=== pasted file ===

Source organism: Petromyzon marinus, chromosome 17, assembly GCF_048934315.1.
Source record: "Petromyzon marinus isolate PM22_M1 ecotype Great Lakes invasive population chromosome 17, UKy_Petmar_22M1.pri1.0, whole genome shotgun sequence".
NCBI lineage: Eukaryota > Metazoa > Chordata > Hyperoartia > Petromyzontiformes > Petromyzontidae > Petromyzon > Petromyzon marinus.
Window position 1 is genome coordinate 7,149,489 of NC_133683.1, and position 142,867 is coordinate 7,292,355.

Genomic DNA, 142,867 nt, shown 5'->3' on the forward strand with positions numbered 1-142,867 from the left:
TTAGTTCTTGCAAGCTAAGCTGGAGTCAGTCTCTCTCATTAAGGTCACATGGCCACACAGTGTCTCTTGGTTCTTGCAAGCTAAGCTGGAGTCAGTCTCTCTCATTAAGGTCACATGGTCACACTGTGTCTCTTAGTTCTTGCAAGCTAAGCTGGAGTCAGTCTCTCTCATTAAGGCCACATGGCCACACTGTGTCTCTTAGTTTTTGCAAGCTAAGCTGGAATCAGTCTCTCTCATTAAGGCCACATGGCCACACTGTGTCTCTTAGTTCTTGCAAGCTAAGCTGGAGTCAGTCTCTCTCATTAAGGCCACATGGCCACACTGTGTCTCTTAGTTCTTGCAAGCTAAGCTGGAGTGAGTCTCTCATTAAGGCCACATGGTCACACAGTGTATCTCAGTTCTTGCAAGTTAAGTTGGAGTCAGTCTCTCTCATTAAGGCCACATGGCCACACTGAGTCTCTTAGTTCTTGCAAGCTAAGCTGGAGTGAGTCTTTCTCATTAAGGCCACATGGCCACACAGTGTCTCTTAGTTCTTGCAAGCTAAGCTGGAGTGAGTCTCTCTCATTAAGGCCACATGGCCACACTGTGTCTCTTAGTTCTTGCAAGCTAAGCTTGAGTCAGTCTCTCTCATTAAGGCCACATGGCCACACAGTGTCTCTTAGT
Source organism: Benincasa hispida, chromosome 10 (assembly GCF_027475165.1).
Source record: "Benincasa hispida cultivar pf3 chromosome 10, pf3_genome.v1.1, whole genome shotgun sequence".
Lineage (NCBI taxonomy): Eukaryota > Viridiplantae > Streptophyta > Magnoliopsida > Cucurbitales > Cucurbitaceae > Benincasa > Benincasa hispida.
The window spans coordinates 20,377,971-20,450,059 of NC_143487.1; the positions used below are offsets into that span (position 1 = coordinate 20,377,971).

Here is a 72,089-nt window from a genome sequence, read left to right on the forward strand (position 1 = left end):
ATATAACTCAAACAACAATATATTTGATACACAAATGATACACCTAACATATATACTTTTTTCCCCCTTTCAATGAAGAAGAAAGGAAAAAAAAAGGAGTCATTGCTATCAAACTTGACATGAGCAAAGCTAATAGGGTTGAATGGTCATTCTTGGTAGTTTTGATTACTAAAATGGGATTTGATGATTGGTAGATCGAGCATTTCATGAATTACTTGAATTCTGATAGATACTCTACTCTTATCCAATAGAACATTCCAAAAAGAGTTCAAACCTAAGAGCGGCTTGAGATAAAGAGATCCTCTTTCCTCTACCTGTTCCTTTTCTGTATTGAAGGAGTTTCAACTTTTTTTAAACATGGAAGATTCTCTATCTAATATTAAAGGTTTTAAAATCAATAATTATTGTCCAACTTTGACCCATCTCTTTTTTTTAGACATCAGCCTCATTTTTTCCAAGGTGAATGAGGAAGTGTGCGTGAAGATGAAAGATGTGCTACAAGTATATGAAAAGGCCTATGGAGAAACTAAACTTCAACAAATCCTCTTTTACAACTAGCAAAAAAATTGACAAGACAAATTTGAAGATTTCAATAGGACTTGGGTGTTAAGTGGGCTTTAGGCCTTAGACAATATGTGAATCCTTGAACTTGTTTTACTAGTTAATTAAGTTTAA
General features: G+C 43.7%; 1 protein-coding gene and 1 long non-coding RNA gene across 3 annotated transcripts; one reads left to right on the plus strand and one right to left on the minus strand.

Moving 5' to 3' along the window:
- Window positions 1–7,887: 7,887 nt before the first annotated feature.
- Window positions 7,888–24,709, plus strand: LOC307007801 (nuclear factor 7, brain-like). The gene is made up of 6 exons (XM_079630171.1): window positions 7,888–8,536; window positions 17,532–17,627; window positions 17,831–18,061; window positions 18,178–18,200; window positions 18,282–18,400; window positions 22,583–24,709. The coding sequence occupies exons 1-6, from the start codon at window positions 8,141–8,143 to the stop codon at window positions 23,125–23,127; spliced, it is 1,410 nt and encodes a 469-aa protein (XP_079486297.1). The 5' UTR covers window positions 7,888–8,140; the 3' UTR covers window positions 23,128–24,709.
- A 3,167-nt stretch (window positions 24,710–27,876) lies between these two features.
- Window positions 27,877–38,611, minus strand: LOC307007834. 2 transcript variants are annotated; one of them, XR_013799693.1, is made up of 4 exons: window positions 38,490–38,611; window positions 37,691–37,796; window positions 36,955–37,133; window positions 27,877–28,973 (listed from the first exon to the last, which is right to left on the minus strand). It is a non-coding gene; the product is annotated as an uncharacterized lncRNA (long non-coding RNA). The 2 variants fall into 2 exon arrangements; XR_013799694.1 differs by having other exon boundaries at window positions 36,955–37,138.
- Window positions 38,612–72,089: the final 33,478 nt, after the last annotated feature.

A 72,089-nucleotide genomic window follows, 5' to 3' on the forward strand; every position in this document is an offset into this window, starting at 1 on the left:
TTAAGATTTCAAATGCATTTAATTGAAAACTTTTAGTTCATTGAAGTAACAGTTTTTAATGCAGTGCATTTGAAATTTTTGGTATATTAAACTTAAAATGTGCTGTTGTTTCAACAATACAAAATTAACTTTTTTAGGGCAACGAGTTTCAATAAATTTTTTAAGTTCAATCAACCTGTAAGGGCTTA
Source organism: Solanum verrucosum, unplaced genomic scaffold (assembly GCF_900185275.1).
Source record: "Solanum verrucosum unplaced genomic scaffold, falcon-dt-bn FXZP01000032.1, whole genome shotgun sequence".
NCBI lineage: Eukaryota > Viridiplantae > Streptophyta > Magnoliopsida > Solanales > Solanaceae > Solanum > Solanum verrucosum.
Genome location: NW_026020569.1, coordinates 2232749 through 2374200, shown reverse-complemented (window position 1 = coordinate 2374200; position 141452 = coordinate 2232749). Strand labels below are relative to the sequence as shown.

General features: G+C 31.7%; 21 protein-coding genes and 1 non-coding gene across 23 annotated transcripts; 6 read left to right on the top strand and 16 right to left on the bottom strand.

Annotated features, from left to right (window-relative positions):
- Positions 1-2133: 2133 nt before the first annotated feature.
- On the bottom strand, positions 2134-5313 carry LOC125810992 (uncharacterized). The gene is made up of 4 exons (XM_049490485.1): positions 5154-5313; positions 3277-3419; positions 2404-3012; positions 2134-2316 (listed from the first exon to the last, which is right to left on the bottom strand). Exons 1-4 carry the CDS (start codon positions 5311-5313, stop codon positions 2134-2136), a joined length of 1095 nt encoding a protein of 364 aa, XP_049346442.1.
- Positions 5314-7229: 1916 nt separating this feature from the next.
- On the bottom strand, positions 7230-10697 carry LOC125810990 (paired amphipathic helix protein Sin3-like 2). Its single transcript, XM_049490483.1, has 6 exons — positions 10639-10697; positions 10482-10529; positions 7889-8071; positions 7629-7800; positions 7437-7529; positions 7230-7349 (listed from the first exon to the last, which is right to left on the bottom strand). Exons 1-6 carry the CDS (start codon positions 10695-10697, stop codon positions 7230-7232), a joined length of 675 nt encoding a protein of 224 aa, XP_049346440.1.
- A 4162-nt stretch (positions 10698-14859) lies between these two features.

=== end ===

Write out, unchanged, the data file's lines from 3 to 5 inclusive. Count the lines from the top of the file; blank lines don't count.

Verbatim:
NCBI lineage: Eukaryota > Metazoa > Chordata > Hyperoartia > Petromyzontiformes > Petromyzontidae > Petromyzon > Petromyzon marinus.
Window position 1 is genome coordinate 7,149,489 of NC_133683.1, and position 142,867 is coordinate 7,292,355.

Genomic DNA, 142,867 nt, shown 5'->3' on the forward strand with positions numbered 1-142,867 from the left: